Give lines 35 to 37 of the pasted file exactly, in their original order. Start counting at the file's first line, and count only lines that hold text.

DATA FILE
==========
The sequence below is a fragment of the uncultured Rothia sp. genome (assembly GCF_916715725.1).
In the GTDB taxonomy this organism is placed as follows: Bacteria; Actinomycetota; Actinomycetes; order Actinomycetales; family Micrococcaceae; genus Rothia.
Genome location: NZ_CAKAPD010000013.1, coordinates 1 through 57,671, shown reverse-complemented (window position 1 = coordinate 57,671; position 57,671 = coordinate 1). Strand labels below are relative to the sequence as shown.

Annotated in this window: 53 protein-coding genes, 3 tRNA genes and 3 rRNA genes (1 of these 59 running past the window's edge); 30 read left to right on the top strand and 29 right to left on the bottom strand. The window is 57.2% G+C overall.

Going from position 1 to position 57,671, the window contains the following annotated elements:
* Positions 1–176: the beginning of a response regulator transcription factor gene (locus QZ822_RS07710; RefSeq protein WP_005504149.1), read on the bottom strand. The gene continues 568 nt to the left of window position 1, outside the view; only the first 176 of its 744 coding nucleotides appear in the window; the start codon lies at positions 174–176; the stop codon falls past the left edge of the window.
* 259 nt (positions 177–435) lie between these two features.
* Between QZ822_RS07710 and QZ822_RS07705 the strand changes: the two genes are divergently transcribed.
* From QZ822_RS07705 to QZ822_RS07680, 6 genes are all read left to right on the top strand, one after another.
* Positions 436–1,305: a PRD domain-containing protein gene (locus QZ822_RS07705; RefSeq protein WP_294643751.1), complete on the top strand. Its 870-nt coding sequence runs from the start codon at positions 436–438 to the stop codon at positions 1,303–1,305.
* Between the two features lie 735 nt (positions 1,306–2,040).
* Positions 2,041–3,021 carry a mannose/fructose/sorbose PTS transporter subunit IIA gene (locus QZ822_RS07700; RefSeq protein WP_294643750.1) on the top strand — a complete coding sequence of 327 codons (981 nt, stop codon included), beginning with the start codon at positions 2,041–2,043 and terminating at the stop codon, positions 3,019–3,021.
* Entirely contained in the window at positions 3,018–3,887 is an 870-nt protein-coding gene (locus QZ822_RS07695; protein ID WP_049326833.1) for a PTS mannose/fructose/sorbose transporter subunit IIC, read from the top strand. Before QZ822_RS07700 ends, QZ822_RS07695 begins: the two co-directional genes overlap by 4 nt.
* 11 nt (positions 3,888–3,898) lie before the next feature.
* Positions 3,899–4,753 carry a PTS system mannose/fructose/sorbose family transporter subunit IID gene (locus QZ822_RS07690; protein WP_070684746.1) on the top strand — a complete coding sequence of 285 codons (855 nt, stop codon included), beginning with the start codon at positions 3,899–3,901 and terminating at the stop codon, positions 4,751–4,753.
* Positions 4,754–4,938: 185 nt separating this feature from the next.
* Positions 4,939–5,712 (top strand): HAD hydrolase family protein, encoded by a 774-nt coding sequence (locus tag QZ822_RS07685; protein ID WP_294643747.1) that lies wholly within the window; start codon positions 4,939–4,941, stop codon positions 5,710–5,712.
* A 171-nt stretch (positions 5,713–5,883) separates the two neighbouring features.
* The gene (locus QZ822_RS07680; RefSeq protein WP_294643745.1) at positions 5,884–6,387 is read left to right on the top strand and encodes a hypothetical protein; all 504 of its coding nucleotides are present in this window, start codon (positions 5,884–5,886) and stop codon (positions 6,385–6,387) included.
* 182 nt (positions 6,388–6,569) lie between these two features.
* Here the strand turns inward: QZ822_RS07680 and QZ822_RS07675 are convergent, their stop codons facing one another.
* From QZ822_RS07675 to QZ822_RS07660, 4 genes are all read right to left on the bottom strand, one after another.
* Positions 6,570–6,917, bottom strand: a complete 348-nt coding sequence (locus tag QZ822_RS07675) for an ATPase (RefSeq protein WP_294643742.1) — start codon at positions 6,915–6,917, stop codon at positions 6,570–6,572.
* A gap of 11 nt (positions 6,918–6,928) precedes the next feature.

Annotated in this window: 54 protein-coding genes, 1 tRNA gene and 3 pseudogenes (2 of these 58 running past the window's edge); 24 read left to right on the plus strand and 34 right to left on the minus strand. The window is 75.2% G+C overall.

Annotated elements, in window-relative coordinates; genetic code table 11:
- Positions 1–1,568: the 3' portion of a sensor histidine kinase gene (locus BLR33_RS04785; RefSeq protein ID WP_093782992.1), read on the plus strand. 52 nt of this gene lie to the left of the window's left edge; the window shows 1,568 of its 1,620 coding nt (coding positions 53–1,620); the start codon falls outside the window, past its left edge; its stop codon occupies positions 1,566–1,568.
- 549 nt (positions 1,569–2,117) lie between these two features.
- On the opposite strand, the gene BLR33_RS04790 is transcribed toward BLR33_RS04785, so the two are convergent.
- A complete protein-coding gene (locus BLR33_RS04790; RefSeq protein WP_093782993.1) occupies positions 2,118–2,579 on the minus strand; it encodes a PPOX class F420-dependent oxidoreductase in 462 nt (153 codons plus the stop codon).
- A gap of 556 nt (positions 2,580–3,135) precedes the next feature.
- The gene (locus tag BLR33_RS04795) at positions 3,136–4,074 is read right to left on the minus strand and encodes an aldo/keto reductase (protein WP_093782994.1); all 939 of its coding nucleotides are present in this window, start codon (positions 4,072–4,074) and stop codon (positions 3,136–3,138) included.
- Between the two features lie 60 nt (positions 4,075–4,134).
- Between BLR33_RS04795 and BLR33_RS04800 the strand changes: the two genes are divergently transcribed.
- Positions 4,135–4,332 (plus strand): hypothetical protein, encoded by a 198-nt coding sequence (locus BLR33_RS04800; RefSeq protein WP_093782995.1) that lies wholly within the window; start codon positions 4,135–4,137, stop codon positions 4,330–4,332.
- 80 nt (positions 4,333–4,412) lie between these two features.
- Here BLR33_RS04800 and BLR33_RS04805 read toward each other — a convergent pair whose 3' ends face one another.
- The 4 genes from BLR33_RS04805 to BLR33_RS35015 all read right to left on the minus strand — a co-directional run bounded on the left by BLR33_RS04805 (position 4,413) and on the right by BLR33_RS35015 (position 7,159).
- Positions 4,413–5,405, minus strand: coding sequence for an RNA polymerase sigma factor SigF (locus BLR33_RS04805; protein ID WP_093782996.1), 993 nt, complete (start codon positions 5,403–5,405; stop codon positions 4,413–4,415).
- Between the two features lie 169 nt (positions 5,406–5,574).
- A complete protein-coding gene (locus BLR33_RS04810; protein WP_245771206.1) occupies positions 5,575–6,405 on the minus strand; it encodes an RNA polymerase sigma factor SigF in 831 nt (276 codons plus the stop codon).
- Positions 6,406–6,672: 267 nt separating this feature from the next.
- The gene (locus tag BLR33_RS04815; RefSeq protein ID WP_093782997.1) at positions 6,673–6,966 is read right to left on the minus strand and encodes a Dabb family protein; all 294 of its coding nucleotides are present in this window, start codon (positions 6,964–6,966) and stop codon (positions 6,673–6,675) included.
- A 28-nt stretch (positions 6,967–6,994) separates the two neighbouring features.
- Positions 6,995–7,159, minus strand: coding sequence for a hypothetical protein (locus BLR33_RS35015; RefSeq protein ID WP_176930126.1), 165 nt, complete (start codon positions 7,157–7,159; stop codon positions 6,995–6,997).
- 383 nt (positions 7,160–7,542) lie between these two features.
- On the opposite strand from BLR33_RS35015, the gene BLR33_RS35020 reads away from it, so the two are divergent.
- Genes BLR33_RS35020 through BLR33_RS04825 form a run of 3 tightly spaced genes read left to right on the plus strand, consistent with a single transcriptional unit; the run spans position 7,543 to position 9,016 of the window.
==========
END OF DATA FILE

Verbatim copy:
- Positions 4,135–4,332 (plus strand): hypothetical protein, encoded by a 198-nt coding sequence (locus BLR33_RS04800; RefSeq protein WP_093782995.1) that lies wholly within the window; start codon positions 4,135–4,137, stop codon positions 4,330–4,332.
- 80 nt (positions 4,333–4,412) lie between these two features.
- Here BLR33_RS04800 and BLR33_RS04805 read toward each other — a convergent pair whose 3' ends face one another.